Photo via Wikimedia Commons
Photo via Wikimedia Commons

Bumble Bee Foods LLC agreed Wednesday to pay a $6 million settlement in a criminal case stemming from the death of a man who was trapped in an industrial oven while working at the company’s Santa Fe Springs plant.

“I’ve … been a prosecutor for more than 20 years. I’ve tried more than 40 murder cases, and this is the worst circumstances of death I have ever, ever witnessed,” a deputy D.A. said. “I think any person would prefer to be, if they had to die some way … to be shot or stabbed than to be slowly cooked to death in an oven.”

Under the settlement — described by Los Angeles County prosecutors as the largest known payout in a criminal prosecution in California involving workplace safety violations with one victim — the San Diego-based company will pay $1.5 million to the family of 62-year-old Jose Melena.

Bumble Bee will also spend $3 million to install automated ovens that won’t require workers to go inside, and pay $750,000 to the Los Angeles County District Attorney’s Environmental Enforcement Fund and another $750,000 in fines, penalties and court costs.

After the money is paid, the company is to plead guilty in January 2017 to a misdemeanor count of willful failure to implement and maintain an effective safety program.

Hoon Chun, assistant head deputy of the District Attorney’s Consumer Protection Division, told Los Angeles Superior Court Judge Michael E. Pastor that Melena’s family is “satisfied” with the terms of the settlement.

Outside court, Chun described the circumstances of the worker’s death as “about as bad as you can imagine.”

Melena entered a 35-foot-long cylindrical oven used to sterilize cans of tuna at the plant on Oct. 11, 2012. Co-workers who were unaware that he was inside the oven loaded 12,000 pounds of canned tuna and inadvertently trapped him in the back of the oven.

The Wilmington resident was found dead after the two-hour sterilization process.

Melena’s family, in a statement released shortly after the settlement was announced in a downtown Los Angeles courtroom, thanked the California Division of Occupational Safety and Health, criminal investigator Brian Baudendistel and Chun “for ensuring that safe work practices are implemented at Bumble Bee to make it a safe work environment for the employees that work hard to provide to their families.”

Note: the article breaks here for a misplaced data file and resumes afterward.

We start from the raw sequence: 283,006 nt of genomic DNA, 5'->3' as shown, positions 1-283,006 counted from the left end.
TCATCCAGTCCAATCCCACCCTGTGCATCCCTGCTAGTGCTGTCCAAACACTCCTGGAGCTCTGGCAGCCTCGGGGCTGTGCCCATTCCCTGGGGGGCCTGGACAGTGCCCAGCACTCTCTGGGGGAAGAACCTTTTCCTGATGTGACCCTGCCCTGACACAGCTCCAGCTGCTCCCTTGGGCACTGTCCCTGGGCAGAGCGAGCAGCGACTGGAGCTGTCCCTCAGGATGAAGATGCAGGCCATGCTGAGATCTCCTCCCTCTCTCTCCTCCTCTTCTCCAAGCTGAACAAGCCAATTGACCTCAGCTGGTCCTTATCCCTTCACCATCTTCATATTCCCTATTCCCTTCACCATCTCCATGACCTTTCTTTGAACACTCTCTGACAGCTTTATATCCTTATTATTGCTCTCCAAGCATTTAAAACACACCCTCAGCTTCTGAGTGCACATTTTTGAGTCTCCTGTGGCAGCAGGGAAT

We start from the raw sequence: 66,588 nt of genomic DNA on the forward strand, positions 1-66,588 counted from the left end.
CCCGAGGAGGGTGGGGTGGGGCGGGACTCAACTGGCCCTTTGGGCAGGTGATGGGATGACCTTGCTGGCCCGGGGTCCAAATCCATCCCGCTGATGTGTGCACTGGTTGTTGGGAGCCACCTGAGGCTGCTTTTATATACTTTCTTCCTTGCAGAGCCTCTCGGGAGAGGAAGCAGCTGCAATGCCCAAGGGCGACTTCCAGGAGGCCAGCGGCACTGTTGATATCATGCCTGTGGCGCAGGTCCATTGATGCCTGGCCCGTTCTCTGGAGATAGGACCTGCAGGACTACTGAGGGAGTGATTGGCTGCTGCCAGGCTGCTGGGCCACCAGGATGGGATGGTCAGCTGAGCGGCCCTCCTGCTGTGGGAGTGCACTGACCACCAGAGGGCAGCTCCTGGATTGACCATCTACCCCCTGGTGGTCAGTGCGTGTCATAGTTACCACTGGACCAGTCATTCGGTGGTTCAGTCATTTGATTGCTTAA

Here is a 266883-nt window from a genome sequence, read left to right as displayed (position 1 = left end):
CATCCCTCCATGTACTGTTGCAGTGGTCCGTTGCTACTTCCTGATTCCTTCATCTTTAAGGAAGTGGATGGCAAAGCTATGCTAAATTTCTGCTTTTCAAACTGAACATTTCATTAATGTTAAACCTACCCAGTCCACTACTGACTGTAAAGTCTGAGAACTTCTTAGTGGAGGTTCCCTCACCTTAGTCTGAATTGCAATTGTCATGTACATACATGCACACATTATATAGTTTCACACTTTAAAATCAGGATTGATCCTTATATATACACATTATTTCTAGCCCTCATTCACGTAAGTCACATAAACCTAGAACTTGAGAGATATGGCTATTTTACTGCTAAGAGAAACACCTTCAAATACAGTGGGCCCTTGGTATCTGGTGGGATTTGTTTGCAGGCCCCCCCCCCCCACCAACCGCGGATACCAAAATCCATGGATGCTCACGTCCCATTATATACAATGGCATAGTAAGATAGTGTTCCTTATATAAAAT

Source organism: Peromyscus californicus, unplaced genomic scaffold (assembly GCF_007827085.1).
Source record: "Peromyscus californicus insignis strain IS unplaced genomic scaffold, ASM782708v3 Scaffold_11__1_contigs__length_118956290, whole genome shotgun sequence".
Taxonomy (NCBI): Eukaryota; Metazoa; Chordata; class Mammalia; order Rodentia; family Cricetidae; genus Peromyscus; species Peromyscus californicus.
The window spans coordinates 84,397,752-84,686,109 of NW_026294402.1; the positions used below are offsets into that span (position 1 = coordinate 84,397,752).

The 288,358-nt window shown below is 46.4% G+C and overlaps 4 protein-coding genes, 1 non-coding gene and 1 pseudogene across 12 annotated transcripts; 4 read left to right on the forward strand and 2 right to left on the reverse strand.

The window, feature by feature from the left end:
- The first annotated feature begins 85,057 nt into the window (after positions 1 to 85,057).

“Certainly, nothing will bring back our dad, and our mom will not have her husband back, but much can be done to ensure this terrible accident does not happen again.”

In its own statement after the hearing, the company called it a “tragic accident.”

“While this resolution will help bring closure with the District Attorney’s Office, we will never forget the unfathomable loss of our colleague Jose Melena and we are committed to ensuring that employee safety remains a top priority at all our facilities,” the statement says.

The settlement also requires Bumble Bee to implement enhanced safety measures, including installing video cameras at the ovens to ensure safety compliance; providing training to managers and workers about safety rules; and conducting safety audits of plant equipment, according to the District Attorney’s Office.

One of the company’s attorneys, David M. Zinn, told the judge that many of the safety measures are already underway.

The plant’s former safety manager, Saul Florez, 42, of Whittier, pleaded guilty to a felony count stemming from Melena’s death, but the charge could be reduced to a misdemeanor in 18 months if he successfully completes 30 days of community labor, completes two occupational safety classes and pays $5,000 in fines plus penalty assessments and costs. He was also ordered to serve three years on probation.

Angel Rodriguez, Bumble Bee’s director of the plant’s operations, agreed to perform 320 hours of community service, complete occupational safety classes and pay a $3,000 fine plus applicable penalty assessments and costs.

Rodriguez, 63, of Riverside, will be allowed to plead guilty in January 2017 to a misdemeanor charge if he completes those terms.

The company, Florez and Rodriguez were charged earlier this year with three felony counts after a lengthy investigation into Melena’s death.

—City News Service

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